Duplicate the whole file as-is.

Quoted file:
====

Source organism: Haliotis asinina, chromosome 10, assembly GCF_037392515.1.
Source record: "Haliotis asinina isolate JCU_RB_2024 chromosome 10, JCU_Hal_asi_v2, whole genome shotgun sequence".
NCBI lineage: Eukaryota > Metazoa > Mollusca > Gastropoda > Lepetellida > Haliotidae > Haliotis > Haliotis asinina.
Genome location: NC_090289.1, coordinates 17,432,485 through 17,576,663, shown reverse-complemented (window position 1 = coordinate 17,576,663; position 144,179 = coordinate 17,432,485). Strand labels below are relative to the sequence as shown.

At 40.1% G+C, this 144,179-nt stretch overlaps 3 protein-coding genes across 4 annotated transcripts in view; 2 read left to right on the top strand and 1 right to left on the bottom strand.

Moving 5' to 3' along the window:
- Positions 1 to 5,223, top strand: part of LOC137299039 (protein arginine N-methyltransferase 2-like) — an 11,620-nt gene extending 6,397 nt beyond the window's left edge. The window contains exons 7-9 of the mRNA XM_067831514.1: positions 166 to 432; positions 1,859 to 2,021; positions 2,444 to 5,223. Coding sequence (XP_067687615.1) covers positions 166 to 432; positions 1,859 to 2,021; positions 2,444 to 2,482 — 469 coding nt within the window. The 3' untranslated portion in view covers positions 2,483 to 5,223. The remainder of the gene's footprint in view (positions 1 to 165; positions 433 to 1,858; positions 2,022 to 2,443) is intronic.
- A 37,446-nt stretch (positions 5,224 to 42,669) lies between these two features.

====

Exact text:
Source organism: Haliotis asinina, chromosome 10, assembly GCF_037392515.1.
Source record: "Haliotis asinina isolate JCU_RB_2024 chromosome 10, JCU_Hal_asi_v2, whole genome shotgun sequence".
NCBI lineage: Eukaryota > Metazoa > Mollusca > Gastropoda > Lepetellida > Haliotidae > Haliotis > Haliotis asinina.
Genome location: NC_090289.1, coordinates 17,432,485 through 17,576,663, shown reverse-complemented (window position 1 = coordinate 17,576,663; position 144,179 = coordinate 17,432,485). Strand labels below are relative to the sequence as shown.

At 40.1% G+C, this 144,179-nt stretch overlaps 3 protein-coding genes across 4 annotated transcripts in view; 2 read left to right on the top strand and 1 right to left on the bottom strand.

Moving 5' to 3' along the window:
- Positions 1 to 5,223, top strand: part of LOC137299039 (protein arginine N-methyltransferase 2-like) — an 11,620-nt gene extending 6,397 nt beyond the window's left edge. The window contains exons 7-9 of the mRNA XM_067831514.1: positions 166 to 432; positions 1,859 to 2,021; positions 2,444 to 5,223. Coding sequence (XP_067687615.1) covers positions 166 to 432; positions 1,859 to 2,021; positions 2,444 to 2,482 — 469 coding nt within the window. The 3' untranslated portion in view covers positions 2,483 to 5,223. The remainder of the gene's footprint in view (positions 1 to 165; positions 433 to 1,858; positions 2,022 to 2,443) is intronic.
- A 37,446-nt stretch (positions 5,224 to 42,669) lies between these two features.